Picture by Vaani Anand
Over the last several years, Vyjayanthimala has been researching on ancient temple dance forms. She continues to stage productions each year – there was one at Bangalore’s Chowdiah Hall in September and there’s one at Mumbai’s famed Shanmukhananda Hall in November. “As I research, I find that one lifetime is just not enough to live and learn about everything that there is. This Life is like a drop in an ocean. I realize that I am no achiever, I am just a pursuer. I am a student. I am still learning. You see, apart from making me so fulfilled and happy, it also takes me closer to the divine. The wealth of knowledge in this vast Universe makes me wonder why there is so much aham (ego) in people. Ahamkills your inner beauty and joy,” she observes.
How does she want to be remembered? She doesn’t answer the question directly. But she responds with her characteristic spontaneity, simplicity and clarity: “Dr.Bali taught me that true happiness is about making others happy. True happiness is in giving. I practise this at two levels. I acknowledge everyone I know and meet at a human level. For instance, on a day-to-day basis I never say no to people asking to take photographs with me; I always stop to smile at a security guard in a building or at airports. When you acknowledge and respect people for who they are, it makes them happy, you see. Second, I offer myself, and everything I have, to the divine in my audiences through my dance. The happiness I feel dancing, being myself, I share through my dance. That’s it. I think of nothing else.”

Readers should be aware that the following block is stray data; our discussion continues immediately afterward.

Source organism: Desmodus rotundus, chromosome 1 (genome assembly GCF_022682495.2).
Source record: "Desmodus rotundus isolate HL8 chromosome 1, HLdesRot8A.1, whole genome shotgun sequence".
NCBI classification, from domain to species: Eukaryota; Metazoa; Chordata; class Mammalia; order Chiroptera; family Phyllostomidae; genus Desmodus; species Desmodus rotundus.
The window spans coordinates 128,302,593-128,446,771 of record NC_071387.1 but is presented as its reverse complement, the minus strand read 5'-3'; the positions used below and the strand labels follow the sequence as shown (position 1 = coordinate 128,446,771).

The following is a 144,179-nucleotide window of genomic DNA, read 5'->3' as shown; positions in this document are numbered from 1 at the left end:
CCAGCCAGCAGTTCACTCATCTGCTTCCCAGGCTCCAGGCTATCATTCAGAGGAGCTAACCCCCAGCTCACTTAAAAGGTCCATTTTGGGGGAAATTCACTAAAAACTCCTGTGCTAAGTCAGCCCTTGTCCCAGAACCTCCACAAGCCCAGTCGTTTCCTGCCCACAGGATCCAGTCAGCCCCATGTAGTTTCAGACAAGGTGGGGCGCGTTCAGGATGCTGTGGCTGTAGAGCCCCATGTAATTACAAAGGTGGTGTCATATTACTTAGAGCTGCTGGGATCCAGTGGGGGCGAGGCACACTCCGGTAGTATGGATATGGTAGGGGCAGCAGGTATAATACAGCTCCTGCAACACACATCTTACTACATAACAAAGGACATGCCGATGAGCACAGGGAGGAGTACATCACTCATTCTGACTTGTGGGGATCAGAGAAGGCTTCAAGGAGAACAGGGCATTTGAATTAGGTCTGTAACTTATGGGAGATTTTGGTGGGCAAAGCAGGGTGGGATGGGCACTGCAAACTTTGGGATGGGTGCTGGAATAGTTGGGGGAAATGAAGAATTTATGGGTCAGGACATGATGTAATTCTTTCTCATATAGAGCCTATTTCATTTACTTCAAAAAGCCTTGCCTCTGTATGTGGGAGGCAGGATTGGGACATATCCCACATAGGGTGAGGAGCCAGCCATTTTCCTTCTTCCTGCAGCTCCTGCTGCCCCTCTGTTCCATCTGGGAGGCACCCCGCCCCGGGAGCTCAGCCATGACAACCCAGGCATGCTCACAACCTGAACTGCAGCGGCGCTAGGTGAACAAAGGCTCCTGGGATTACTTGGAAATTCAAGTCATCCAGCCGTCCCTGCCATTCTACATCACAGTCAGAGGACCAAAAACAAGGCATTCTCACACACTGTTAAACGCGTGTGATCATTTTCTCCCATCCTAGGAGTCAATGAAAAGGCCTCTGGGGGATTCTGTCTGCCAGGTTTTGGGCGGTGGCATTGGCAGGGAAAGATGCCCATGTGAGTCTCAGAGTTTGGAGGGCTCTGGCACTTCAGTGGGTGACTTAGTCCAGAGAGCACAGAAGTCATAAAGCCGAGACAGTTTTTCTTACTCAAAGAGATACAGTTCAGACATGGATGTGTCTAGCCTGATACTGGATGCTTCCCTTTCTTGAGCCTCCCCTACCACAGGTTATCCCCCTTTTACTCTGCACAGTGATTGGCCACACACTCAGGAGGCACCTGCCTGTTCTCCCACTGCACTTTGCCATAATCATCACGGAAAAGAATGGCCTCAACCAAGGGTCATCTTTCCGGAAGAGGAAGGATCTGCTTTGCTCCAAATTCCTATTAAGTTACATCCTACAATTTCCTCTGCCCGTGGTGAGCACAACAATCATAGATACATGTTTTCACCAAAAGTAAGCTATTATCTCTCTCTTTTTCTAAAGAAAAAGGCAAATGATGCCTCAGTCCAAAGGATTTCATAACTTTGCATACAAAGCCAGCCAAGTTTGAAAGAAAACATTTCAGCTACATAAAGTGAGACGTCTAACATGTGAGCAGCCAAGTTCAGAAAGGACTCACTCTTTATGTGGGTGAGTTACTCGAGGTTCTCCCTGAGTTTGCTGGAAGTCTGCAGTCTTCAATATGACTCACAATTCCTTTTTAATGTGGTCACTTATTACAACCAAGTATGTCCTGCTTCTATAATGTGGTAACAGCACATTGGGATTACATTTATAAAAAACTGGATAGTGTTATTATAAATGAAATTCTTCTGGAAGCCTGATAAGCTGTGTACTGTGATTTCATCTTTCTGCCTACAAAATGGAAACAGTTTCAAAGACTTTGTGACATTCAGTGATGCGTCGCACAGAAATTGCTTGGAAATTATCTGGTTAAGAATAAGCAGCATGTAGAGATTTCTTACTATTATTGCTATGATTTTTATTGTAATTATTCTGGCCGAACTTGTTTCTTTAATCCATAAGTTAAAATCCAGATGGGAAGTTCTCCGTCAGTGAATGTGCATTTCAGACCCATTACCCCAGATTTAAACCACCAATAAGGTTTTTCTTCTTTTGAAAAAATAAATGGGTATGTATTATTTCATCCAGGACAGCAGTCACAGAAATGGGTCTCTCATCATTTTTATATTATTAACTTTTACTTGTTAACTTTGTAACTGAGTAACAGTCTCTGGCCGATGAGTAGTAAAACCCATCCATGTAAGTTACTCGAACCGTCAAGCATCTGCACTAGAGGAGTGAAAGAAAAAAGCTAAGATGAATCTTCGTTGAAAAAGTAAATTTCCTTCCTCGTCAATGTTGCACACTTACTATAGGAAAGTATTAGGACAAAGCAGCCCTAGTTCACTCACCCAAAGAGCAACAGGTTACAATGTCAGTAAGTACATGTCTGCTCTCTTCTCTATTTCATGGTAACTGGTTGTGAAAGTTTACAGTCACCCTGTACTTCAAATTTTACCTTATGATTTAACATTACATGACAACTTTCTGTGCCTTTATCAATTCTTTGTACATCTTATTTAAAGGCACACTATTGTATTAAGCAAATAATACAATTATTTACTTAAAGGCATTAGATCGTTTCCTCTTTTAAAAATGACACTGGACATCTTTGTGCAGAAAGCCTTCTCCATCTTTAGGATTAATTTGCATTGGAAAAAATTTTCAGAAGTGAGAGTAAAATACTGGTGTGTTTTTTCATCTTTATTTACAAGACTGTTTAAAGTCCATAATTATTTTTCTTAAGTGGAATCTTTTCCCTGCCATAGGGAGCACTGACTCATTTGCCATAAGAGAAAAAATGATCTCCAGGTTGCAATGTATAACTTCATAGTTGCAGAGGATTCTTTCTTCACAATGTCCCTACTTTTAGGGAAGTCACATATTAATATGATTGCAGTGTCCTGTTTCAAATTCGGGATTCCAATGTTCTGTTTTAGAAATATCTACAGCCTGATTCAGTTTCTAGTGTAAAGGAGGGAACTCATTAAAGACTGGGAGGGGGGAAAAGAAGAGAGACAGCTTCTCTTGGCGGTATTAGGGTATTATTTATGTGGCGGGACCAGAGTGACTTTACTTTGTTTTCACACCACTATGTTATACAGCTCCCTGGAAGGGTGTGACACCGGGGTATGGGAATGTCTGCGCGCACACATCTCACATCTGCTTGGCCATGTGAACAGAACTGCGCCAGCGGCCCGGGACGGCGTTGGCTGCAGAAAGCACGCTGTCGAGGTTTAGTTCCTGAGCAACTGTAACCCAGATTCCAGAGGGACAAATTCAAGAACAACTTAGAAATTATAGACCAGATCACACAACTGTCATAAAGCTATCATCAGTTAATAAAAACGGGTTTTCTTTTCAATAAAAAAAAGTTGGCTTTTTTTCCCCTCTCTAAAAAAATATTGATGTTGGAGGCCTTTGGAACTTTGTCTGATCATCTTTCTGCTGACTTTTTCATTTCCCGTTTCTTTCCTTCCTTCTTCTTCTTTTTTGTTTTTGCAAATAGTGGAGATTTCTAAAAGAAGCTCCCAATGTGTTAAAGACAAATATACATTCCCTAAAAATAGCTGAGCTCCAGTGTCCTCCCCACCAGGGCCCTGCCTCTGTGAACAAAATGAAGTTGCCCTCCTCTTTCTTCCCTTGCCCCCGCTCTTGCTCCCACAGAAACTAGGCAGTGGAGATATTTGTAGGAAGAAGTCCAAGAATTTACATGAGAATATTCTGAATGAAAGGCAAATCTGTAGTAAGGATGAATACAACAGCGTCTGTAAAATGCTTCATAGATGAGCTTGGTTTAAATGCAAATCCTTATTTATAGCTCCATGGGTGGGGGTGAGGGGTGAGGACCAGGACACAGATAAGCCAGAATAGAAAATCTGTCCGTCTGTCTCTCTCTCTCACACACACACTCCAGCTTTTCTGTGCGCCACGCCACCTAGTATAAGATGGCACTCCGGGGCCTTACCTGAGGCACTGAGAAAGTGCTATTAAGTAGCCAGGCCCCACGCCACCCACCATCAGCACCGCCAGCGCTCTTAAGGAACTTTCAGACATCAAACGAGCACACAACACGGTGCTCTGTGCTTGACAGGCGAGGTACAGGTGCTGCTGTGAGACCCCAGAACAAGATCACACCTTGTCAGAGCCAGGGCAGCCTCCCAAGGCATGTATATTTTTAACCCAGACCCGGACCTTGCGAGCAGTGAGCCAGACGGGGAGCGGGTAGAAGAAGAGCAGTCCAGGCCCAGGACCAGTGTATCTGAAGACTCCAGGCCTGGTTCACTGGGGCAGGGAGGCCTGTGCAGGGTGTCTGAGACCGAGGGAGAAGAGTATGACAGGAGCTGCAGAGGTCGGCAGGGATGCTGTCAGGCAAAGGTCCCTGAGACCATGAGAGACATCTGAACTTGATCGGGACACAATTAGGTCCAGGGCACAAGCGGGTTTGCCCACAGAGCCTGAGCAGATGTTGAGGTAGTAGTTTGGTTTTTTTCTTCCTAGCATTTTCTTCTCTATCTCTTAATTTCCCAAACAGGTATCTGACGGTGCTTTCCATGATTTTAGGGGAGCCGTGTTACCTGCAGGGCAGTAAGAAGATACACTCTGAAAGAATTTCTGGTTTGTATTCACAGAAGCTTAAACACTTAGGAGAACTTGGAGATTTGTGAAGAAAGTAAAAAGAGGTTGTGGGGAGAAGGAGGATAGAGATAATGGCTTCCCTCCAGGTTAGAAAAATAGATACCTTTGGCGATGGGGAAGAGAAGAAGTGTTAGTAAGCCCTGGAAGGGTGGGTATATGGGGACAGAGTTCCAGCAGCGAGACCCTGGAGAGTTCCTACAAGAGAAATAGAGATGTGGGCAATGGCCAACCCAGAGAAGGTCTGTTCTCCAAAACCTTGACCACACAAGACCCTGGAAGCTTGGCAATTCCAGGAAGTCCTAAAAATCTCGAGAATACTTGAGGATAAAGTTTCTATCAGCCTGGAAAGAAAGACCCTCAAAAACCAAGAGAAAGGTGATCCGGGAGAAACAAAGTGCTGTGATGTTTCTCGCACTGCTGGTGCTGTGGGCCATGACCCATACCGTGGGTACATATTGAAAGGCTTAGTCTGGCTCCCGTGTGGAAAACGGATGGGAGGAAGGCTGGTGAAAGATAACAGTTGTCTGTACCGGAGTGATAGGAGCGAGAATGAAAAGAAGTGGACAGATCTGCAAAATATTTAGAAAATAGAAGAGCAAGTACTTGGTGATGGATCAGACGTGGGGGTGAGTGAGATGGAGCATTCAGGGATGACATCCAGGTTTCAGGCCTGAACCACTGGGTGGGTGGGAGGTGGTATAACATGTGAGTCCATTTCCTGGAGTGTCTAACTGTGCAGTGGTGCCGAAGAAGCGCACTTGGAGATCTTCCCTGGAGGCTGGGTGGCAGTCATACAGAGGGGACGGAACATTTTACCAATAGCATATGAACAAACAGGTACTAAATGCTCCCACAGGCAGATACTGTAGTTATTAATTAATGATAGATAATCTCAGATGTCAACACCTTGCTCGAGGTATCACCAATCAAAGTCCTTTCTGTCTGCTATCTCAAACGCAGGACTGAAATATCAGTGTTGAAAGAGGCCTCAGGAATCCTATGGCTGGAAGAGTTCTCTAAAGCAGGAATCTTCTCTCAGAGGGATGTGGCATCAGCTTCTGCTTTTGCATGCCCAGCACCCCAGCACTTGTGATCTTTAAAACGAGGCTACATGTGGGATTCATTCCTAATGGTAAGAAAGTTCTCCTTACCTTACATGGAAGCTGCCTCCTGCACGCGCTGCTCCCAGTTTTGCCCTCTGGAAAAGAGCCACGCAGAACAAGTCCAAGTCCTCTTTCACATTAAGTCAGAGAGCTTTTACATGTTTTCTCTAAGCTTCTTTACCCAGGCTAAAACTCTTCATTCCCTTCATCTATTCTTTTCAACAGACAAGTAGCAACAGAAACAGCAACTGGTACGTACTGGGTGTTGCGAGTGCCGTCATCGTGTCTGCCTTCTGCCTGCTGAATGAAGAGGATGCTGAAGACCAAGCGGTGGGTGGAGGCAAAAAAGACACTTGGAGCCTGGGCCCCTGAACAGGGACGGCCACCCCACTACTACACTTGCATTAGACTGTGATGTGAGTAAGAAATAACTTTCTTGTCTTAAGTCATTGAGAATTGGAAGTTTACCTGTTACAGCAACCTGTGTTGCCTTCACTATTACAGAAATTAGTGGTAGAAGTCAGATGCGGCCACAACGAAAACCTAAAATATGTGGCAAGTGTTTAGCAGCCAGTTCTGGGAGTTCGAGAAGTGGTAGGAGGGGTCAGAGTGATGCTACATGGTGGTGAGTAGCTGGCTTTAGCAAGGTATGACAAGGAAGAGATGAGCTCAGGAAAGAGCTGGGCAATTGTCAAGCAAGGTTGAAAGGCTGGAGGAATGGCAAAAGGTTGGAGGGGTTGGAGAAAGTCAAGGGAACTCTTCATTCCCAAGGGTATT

But, obviously, like everyone else, she too has to deal with problems, crises, worries, challenges. How has she managed to face and live through her low phases? “I have learnt not to keep on and on at it when things don’t go the way I want them to. I don’t focus on my worries and problems all the time – that will only magnify them. I have discovered that as long as there is Life, you have to keep moving on. There are no full stops in Life, there are only commas. That’s the best way to live,” she shares.